The Chinese records provide strong evidence that Japan at this time was in the process of changing from a collection of independent tribes into a unified political entity. The identity of the 'Queen' who apparently ruled over this alliance of tribes is uncertain, as is the location of the 'Queen Country' - it was possibly in the northern half of Kysh.
3. By historic times, Japan was ruled by a unified political entity - the Yamato state. By this time, the center of power had moved from Kysh to Honsh, where the Yamato people had settled the two great plains still known as the Kansai and Kant. What does the 'Kan' in these two words mean?

Answer: Barrier

'Kant' (dominated by Tky) and 'Kansai' (centering on Kyto and saka) mean, respectively, 'east of the barrier' and 'west of the barrier'. The barrier refers to the Hakone checkpoint - the government office in the Hakone pass that led travelers through the mountains which divide the two great plains.
4. The Yamato state was ruled by the Imperial family of Japan, which has survived to the present day. From early times, however, the Emperors were dominated by great aristocratic clans. The sixth century saw the great rivalry between the Soga and Mononobe clans, who were bitterly opposed to each other because of what kind of issue?

Answer: Religious

In the Yamato court, the great families were tasked with different administrative responsibilities. The Mononobe were the guardians of Japan's ancient Shint shrines. The Soga, possibly because of familial links to Korea, championed the new religion of Buddhism. Although simple greed for power was
at the heart of their conflict, the two sides descended into violence because of this religious issue. The Soga, and Buddhism, eventually triumphed.
5. What are the names of the first two schools of native Japanese Buddhism, founded respectively by two monks who traveled to China on the same government-sponsored study mission in 804?

Answer: Tendai and Shingon

Saich and Kkai were the two monks and Tendai (based on Chinese Tiantai Buddhism) and Shingon (meaning 'true word') were the schools they founded. Both schools found support from the powerful aristocrats of Kyto and flourished.

The Enryakuji and the Tji are two major Buddhist temples, the former a Tendai temple, the latter a Shingon temple. Nichiren and Jd are two later schools of native Japanese Buddhism, founded by monks who became dissatisfied with the two older schools.
6. What is the name of the great aristocratic clan that dominated the court during the Heian Period (794-1185)?

Answer: Fujiwara

In 645 the founder of the Fujiwara clan, Fujiwara no Kamatari, overthrew the Soga and brought his own family to prominence. During the Heian Period, Fujiwara leaders reached the pinnacle of power, by marrying a daughter to the current Emperor and thus ensuring that they would be the maternal grandfather of the next Emperor.

In the Japan of the time, this was considered the most important familial relationship and the young Emperors, unable to go against their Fujiwara grandfathers, spent their time writing poetry while the Fujiwara ruled the country.
7. The writings of aristocratic women during the Heian Period are considered to have much greater literary merit than those of men. What is the reason for this?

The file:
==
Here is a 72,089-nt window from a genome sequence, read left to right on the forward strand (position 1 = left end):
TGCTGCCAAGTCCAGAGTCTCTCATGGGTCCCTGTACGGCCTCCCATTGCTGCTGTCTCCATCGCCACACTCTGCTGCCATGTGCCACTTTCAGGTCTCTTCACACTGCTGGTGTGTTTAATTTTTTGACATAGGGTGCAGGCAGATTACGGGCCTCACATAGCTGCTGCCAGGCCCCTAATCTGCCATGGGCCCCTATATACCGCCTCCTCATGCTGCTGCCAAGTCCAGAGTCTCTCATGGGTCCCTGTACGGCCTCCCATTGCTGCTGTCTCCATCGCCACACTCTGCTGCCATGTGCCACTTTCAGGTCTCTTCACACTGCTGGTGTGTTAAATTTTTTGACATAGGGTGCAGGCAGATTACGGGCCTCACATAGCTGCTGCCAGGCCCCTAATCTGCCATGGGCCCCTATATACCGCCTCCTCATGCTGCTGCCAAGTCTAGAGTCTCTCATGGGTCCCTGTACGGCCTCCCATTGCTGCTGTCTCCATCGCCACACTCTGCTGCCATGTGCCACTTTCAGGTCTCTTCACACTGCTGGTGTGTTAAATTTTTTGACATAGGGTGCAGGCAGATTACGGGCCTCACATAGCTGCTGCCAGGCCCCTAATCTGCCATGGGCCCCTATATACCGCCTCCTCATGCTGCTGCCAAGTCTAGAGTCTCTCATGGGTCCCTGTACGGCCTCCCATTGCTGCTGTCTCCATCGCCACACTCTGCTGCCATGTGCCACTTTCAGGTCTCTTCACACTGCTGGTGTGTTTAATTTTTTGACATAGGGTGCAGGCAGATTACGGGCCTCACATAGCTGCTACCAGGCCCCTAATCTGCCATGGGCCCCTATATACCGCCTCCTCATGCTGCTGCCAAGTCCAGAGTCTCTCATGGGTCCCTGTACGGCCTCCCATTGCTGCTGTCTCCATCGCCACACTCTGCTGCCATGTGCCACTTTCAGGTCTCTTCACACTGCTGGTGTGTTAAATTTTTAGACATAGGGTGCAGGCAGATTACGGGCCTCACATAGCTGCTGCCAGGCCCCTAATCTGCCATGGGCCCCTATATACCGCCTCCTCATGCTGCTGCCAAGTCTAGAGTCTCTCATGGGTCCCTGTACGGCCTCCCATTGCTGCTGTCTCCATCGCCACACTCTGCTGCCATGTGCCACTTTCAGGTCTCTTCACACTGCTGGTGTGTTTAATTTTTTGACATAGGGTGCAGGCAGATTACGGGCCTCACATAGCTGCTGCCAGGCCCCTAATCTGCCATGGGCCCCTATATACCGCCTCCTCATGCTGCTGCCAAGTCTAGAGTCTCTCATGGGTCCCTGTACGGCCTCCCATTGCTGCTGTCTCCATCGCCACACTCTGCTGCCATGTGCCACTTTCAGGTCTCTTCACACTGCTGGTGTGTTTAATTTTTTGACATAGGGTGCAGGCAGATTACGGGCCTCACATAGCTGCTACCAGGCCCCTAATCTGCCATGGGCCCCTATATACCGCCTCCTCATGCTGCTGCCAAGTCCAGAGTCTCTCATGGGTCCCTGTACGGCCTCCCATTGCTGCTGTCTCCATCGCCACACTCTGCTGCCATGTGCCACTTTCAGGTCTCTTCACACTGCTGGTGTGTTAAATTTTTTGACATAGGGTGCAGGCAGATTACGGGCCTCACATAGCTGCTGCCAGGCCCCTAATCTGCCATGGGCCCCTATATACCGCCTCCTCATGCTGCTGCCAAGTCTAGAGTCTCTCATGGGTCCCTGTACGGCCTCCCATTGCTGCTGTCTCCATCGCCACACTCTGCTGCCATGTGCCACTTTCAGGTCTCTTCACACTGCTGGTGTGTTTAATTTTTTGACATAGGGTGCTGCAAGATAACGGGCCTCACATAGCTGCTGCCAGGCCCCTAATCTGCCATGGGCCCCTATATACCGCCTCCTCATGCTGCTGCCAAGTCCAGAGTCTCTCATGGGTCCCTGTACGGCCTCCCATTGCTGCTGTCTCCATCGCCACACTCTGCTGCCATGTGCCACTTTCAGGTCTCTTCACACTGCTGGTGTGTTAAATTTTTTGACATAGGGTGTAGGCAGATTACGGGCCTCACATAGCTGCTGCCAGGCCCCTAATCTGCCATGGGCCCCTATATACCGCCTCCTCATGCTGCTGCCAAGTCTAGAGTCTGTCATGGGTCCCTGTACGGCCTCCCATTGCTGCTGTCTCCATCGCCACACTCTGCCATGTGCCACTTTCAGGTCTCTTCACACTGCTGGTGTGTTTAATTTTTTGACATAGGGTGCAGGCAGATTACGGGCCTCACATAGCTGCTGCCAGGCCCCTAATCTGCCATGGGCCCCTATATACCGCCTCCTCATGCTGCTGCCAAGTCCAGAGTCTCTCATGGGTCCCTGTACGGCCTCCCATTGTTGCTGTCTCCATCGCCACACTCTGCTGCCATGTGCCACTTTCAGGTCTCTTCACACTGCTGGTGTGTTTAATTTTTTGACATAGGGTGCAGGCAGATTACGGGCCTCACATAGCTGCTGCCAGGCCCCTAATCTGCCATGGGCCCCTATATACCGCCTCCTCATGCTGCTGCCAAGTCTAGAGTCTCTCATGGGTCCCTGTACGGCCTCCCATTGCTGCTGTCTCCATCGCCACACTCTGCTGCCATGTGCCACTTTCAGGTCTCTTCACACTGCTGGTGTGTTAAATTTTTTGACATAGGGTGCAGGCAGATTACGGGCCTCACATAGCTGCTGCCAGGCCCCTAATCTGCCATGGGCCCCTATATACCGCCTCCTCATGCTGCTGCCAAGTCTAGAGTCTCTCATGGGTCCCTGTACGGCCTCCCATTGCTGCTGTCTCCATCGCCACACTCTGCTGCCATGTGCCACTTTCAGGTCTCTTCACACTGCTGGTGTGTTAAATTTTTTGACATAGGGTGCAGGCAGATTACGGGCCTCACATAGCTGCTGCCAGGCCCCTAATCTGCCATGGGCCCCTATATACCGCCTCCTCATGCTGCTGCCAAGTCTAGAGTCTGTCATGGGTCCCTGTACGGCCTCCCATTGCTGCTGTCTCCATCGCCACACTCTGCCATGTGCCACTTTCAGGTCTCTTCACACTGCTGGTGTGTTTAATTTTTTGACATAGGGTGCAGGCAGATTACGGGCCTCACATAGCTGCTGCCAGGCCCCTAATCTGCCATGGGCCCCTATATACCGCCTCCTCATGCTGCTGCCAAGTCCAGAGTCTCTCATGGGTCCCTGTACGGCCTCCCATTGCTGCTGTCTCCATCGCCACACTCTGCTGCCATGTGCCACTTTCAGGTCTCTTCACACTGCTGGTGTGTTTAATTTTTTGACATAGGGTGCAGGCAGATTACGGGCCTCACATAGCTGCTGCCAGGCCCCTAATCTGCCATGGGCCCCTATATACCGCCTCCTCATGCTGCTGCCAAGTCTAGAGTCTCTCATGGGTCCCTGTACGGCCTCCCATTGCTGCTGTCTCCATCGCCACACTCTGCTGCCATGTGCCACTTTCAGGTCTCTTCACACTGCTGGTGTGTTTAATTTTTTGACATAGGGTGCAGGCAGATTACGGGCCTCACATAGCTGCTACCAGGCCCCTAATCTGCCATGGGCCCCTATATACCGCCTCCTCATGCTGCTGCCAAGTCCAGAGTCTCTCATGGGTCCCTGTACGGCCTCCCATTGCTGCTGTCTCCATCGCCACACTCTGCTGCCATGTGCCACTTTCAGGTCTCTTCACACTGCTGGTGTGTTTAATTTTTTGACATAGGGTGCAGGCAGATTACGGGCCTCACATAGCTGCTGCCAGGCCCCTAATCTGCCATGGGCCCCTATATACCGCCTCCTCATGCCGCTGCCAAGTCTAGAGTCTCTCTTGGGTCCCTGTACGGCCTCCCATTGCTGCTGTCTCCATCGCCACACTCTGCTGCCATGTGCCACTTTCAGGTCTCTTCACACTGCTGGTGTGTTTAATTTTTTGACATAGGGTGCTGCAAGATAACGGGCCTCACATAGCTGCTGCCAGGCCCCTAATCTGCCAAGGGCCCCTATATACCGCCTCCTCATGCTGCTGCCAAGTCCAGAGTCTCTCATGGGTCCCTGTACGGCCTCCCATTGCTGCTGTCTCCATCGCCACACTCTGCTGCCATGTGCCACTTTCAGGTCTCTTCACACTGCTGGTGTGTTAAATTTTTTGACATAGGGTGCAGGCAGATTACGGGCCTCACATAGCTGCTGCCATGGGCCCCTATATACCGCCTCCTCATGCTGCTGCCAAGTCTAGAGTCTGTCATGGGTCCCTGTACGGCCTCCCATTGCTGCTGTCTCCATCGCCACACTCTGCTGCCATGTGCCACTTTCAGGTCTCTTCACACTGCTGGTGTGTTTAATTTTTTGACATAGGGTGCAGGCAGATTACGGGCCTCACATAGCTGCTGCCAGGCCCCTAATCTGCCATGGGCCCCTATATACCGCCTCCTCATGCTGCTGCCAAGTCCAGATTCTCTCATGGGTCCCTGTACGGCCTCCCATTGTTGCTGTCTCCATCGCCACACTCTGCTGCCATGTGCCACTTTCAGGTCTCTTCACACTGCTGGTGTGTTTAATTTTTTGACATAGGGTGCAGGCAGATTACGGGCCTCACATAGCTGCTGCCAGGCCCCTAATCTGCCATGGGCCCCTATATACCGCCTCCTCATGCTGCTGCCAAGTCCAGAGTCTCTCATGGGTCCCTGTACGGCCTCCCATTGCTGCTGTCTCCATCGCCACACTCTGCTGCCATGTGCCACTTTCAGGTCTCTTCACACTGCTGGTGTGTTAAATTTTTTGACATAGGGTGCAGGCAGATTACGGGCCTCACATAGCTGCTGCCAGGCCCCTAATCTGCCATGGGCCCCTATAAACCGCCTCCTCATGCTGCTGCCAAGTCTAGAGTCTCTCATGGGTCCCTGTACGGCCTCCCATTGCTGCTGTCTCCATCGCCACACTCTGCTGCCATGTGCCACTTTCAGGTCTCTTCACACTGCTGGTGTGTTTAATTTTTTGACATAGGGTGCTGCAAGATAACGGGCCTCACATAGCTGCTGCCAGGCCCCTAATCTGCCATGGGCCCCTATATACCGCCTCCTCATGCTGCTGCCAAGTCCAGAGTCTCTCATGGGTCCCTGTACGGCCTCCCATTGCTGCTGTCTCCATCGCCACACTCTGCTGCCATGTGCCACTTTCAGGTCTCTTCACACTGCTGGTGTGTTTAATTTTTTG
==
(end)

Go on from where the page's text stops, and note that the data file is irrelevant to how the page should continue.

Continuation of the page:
Answer: Women wrote in Japanese and men wrote in Chinese

During the Heian Period, the massive cultural influence of China still dominated Japan and only literature that followed the Chinese model was considered serious, and thus fit for the distinguished male writers of the day, who represented the sounds of the Japanese language with Chinese written characters.

However, the very different structure of the two languages meant the result was stilted and unnatural. The recently-invented kana, which represented Japanese sounds more naturally, were considered trivial, and fit only for the ladies of the court.

As a result, the female writers produced some of the most acclaimed works in the Japanese canon, the 'Genji Monogatari' being the most famous example.
8. During the middle and late Heian Period, powerful aristocrats who had been given territories in the provinces began to put themselves at the head of a new class of people in Japanese society - the samurai. What kind of people were the samurai originally?

Answer: Farmers

As new lands were broken in, settler-farmers in the outer provinces found themselves in frontier conditions, menaced by bandits, local warlords, importunate tax collectors and Ainu raiders. They formed leagues to defend themselves and grew into a class of hardened, skilled fighters. Over time these new leagues of samurai began to pledge their loyalty to the great provincial aristocrats, gaining further protection in return for their allegiance.
9. In the last years of the Heian Period, as power in Japan passed from the court nobility to the samurai, which two great warrior clans fought for supremacy?

Answer: Taira and Minamoto

After a certain number of generations, direct descendants of the Emperors were disinherited from the Imperial family and sent to found their own aristocratic families in the provinces. The new families were given the clan name of either Minamoto or Taira.

Once in the provinces, these new families began to function as leaders of the new samurai class. As the court's ability to keep order in the country faltered, the nobility increasingly had to call on Taira or Minamoto warlords to do its fighting. Finally, it became clear that the power needed to rule the country had passed into their hands. Neither clan, however, was prepared to share power with the other.